Mikololou and Kaahupahau reach far away New York, 1905.

The Battle of the Shark Gods

A Story of the Hawaiian Islands

ONE day Kaahupahau and her brother Kahiuka wandered away from their grass-thatched cottage, on the banks of the beautiful Ewa Lagoon, on the Hawaiian Island of Maui. The long afternoon passed without causing any worry to their father or mother. But when dusk fell on the long swells of the Pacific ocean and neither of the children had returned for their evening meal of poi and plantains, the parents became alarmed. Continue reading


Opening of S. N. Haleole’s telling of the story of Laieikawai, 1862.





{Pertaining to Laieikawai.—The Moolelo Kaao was held by the one publishing this story in his Book of Moolelo for eighteen years and three months, beginning in the month of August, 1844. And the one with the Book of Moolelo comes Kailiokalauokekoa. But it is not only these stories in the Book of Moolelo; the moolelo of Painahala as well, has been preserved in the month of October, 1847. The length of this story is like the story whose title appears in this introduction; being that Laieikawai is 375 pages and Painahala is 363; but the telling of Painahala is almost the same as Keamalu, except the grandmother is different. Continue reading

Laieikawai and Death of Cook at the Opera House, 1902.

Next Attraction at the Opera House.

There was a very good rehearsal last evening of the Hawaii Ponoi Dramatic Club in their hall on Kaahumanu street. This club will give a dramatic entertainment next Saturday evening at the Opera House. Continue reading

A translation of the Grimm’s “Fisherman and His Wife,” 1873.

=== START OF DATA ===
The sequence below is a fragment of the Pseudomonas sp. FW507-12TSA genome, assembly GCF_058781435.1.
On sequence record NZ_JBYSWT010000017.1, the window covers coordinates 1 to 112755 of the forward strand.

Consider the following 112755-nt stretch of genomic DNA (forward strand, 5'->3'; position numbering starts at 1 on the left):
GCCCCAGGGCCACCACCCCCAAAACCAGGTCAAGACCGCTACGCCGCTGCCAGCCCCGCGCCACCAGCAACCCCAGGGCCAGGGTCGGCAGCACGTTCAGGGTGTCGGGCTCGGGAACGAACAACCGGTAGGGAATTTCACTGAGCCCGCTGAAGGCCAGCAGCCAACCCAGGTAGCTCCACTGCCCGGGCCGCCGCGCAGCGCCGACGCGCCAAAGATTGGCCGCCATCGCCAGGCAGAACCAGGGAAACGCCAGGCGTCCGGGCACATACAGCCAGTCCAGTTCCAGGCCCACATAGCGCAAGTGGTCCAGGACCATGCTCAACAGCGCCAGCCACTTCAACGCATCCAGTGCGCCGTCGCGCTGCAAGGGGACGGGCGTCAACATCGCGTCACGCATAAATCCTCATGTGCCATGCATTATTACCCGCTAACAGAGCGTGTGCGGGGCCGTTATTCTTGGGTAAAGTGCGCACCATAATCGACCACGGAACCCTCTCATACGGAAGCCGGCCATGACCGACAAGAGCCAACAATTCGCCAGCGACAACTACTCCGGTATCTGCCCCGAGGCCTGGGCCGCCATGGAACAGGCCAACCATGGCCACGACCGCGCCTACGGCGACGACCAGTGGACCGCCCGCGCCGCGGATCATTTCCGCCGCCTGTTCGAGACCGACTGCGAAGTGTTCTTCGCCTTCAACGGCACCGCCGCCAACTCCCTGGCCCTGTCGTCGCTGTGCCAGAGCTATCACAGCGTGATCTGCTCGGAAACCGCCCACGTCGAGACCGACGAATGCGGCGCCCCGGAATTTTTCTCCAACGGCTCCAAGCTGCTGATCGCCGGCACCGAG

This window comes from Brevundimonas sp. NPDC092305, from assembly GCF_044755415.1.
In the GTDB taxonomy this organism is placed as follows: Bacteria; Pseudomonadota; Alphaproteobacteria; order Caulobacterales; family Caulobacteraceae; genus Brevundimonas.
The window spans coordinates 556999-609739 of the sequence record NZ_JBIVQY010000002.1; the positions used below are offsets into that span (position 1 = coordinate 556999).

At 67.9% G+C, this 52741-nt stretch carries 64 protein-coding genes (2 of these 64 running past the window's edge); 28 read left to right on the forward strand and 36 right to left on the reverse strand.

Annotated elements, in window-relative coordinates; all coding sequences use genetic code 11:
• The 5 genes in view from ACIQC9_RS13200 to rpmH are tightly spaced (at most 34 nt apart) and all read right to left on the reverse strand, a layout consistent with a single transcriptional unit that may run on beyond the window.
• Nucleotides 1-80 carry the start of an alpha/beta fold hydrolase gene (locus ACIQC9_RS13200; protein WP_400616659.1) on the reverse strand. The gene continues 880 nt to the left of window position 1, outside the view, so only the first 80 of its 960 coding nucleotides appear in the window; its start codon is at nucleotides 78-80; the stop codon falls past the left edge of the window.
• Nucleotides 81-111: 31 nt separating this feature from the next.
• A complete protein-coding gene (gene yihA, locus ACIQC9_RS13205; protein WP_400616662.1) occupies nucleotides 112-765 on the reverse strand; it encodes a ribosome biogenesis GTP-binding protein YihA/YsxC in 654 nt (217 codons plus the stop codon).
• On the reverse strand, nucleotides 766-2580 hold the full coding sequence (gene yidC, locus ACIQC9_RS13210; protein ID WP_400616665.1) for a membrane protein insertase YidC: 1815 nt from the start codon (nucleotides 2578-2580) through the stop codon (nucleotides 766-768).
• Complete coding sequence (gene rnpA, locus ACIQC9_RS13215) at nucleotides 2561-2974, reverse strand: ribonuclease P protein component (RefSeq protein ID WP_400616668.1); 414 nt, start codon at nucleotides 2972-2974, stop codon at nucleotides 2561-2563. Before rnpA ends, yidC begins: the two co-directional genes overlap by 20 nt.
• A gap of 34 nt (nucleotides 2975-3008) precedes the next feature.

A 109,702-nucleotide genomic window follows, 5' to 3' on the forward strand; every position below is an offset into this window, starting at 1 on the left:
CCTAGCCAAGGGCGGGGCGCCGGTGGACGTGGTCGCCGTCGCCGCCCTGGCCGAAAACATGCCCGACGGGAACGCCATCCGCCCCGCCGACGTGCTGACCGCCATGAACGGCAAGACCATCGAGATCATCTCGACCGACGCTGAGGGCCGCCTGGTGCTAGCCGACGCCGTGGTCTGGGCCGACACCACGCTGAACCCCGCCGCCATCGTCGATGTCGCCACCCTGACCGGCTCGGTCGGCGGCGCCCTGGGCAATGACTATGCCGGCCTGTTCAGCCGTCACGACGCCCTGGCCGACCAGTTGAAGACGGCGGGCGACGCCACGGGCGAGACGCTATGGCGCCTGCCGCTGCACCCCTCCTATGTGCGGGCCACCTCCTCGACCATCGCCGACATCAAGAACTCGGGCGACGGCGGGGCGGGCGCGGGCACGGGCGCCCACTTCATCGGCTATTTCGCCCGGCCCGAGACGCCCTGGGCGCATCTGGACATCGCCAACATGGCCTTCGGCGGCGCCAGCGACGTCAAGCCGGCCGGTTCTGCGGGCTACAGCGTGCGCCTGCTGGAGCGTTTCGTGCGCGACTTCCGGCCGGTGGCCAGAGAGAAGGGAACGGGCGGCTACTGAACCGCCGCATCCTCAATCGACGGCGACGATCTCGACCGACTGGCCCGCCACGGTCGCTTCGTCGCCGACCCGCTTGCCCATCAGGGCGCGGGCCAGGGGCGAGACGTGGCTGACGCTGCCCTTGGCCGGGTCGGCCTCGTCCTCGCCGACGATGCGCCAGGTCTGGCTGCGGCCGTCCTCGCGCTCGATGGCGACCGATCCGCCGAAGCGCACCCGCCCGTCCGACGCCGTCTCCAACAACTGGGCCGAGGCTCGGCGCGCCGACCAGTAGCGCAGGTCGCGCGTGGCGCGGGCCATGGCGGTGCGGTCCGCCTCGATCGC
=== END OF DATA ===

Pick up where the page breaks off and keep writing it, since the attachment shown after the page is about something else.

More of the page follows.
In times long past, there lived a fisherman and his wife in their hovel near the sea; each day the man often went fishing. There he fished with a pole and looked out onto the flat sea for many days. One morning, he let out his line until it hit deep below, and when he raised it up, he hooked a huge Flounder [Oopukai]. When it appeared at the surface, it pleaded in a human voice, “Let me go, O Fisherman; I am not a real fish, but I am an enchanted prince. What would be the good of you pulling me up to the land? There is nothing of me to eat, so let me free into the sea so that I can swim away.”

[The beginning of the translation of “The Fisherman and His Wife” goes something like that. I am not sure what version this was translated from or who the translator was.]

(Kuokoa, 3/8/1873, p. 6)


Ka Nupepa Kuokoa, Buke XII, Helu 10, Aoao 6. Maraki 8, 1873.

O Ku o Ka o Ku o Ka! 1908.

[Found under: “Ka Moolelo Kaao o Hiiaka-i-ka-Poli-o-Pele”]

At that point she [Wahineomao] turned and headed back. She set her eyes upon her aikane [Hiiaka and Pauopalae]. And then she once again intoned the words which her aikane [Hiiaka] taught her: “O Ku, o Ka, o Ku, o Ka.” Continue reading